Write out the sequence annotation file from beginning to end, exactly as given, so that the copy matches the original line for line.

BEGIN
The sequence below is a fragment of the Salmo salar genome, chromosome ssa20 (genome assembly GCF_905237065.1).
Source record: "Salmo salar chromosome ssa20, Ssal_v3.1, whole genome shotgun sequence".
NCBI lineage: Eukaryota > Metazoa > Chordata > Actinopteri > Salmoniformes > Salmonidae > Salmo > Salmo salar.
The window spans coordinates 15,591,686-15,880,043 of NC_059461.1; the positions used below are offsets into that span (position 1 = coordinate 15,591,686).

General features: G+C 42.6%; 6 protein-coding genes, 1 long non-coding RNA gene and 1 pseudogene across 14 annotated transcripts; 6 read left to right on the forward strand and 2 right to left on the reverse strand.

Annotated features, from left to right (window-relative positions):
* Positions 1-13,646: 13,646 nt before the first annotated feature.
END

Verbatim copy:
The sequence below is a fragment of the Salmo salar genome, chromosome ssa20 (genome assembly GCF_905237065.1).
Source record: "Salmo salar chromosome ssa20, Ssal_v3.1, whole genome shotgun sequence".
NCBI lineage: Eukaryota > Metazoa > Chordata > Actinopteri > Salmoniformes > Salmonidae > Salmo > Salmo salar.
The window spans coordinates 15,591,686-15,880,043 of NC_059461.1; the positions used below are offsets into that span (position 1 = coordinate 15,591,686).

General features: G+C 42.6%; 6 protein-coding genes, 1 long non-coding RNA gene and 1 pseudogene across 14 annotated transcripts; 6 read left to right on the forward strand and 2 right to left on the reverse strand.

Annotated features, from left to right (window-relative positions):
* Positions 1-13,646: 13,646 nt before the first annotated feature.